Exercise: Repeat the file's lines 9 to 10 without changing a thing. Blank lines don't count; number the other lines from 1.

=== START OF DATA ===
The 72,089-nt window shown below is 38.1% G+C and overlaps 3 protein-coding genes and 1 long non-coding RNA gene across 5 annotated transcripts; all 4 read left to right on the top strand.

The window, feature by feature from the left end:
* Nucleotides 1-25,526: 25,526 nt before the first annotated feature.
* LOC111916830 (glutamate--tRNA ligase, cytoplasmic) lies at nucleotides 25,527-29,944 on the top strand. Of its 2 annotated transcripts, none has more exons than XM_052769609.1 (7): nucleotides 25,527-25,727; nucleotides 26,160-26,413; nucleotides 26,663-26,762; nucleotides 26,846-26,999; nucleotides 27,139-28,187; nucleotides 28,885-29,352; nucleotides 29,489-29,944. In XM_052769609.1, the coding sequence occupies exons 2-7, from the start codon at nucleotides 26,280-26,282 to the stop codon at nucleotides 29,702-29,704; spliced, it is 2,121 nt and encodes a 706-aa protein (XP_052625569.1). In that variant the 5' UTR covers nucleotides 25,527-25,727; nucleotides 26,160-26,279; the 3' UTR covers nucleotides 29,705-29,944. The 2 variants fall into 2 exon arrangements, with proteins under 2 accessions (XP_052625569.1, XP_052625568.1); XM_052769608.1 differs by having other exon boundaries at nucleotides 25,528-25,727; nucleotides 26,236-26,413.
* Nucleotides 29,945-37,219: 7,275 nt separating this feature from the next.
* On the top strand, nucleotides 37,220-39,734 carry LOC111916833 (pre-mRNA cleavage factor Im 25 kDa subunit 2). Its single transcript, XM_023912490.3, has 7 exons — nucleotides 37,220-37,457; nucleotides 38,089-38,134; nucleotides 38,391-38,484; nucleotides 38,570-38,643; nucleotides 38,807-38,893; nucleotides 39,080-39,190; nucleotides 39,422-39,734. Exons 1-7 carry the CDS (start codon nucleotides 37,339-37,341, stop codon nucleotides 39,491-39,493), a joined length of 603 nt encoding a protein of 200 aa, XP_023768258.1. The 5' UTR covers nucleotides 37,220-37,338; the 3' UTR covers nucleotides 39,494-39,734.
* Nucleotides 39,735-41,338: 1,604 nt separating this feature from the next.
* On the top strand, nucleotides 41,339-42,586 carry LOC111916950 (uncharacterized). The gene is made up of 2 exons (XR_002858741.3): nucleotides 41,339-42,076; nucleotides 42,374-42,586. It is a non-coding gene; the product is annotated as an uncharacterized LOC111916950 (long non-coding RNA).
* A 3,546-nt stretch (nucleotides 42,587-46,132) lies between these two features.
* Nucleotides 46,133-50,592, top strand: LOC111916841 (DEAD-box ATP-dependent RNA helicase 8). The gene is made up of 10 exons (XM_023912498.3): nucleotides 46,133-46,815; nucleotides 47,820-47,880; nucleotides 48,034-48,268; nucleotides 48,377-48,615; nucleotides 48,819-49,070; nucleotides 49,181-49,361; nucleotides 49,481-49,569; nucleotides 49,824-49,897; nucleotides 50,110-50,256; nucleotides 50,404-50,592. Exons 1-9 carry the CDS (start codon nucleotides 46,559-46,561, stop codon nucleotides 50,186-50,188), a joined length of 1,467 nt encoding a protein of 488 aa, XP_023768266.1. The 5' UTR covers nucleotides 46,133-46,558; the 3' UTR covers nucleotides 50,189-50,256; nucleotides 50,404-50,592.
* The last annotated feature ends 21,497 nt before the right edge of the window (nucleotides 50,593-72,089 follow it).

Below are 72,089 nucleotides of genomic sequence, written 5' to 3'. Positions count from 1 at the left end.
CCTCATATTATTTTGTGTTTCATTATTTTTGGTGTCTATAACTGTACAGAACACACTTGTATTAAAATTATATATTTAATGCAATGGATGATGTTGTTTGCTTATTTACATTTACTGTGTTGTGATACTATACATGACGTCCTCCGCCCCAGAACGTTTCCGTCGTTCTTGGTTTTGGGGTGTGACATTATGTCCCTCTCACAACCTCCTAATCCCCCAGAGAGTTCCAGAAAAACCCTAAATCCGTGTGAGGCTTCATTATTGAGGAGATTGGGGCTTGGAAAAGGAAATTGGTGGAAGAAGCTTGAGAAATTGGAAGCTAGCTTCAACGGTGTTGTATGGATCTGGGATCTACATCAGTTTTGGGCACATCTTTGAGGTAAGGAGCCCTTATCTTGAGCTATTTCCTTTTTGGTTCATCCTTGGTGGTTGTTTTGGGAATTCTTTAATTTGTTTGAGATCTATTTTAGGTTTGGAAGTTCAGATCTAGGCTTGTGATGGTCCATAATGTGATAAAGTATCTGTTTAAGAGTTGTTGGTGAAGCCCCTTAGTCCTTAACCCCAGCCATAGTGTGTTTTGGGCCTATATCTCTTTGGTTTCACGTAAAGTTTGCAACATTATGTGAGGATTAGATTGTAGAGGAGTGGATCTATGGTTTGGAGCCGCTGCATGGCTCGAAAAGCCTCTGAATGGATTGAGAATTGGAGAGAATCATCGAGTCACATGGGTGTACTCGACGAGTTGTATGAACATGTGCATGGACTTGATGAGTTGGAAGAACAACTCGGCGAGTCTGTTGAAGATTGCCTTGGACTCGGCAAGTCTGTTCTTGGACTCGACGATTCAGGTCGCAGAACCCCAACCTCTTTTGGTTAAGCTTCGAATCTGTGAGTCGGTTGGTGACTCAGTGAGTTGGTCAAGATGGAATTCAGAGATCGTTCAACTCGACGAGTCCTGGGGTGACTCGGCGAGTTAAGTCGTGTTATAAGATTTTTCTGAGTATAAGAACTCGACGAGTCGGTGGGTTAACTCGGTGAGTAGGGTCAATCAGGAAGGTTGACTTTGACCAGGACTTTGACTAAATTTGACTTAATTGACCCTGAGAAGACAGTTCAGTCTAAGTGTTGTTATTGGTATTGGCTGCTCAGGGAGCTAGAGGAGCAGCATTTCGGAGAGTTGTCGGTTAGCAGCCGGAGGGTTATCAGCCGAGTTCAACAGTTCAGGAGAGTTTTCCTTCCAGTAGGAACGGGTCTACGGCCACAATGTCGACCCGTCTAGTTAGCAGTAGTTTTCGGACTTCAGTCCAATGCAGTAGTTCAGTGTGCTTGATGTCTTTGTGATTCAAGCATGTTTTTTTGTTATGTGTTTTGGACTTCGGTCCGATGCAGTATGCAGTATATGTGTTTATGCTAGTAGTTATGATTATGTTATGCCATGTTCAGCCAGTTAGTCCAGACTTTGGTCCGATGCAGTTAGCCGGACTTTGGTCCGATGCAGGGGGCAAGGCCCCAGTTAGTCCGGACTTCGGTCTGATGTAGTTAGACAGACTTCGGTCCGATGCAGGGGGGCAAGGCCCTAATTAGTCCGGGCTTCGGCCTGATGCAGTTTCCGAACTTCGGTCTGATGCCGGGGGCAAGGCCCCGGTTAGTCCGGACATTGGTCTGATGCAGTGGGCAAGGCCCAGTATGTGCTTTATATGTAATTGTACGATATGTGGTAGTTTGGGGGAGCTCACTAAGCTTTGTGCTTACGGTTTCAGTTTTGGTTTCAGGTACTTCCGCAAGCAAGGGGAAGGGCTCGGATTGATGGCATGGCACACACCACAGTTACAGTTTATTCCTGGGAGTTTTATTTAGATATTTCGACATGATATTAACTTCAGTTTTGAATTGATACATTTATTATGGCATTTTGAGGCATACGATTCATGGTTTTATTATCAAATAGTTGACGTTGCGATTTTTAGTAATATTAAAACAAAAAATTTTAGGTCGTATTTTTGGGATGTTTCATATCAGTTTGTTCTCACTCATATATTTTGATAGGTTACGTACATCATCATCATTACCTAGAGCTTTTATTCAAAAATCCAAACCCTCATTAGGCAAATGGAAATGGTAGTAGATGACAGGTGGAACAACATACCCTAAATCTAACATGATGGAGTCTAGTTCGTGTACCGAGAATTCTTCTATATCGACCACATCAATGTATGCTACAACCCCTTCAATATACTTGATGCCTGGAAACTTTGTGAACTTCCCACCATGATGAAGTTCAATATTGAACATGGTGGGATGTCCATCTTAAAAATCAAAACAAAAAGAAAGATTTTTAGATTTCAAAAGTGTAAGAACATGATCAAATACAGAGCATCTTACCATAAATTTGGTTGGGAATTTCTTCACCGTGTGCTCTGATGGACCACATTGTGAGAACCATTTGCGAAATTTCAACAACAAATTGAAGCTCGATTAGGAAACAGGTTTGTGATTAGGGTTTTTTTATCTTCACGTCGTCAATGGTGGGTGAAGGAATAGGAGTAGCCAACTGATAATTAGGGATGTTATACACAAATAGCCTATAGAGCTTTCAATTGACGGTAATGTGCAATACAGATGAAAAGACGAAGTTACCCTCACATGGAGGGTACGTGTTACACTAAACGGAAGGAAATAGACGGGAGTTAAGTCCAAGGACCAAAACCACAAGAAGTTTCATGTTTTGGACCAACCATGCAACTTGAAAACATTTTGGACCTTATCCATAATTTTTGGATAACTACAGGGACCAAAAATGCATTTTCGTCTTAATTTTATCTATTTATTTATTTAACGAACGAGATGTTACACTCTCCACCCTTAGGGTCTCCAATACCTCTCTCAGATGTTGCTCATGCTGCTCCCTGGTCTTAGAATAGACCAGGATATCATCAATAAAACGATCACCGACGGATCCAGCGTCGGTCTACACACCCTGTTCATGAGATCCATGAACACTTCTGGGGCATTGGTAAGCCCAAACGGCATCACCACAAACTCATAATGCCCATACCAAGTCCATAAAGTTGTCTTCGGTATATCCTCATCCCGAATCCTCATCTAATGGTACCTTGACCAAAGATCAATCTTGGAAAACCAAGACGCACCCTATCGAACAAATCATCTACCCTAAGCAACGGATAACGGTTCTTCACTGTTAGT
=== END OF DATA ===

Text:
* A 3,546-nt stretch (nucleotides 42,587-46,132) lies between these two features.
* Nucleotides 46,133-50,592, top strand: LOC111916841 (DEAD-box ATP-dependent RNA helicase 8). The gene is made up of 10 exons (XM_023912498.3): nucleotides 46,133-46,815; nucleotides 47,820-47,880; nucleotides 48,034-48,268; nucleotides 48,377-48,615; nucleotides 48,819-49,070; nucleotides 49,181-49,361; nucleotides 49,481-49,569; nucleotides 49,824-49,897; nucleotides 50,110-50,256; nucleotides 50,404-50,592. Exons 1-9 carry the CDS (start codon nucleotides 46,559-46,561, stop codon nucleotides 50,186-50,188), a joined length of 1,467 nt encoding a protein of 488 aa, XP_023768266.1. The 5' UTR covers nucleotides 46,133-46,558; the 3' UTR covers nucleotides 50,189-50,256; nucleotides 50,404-50,592.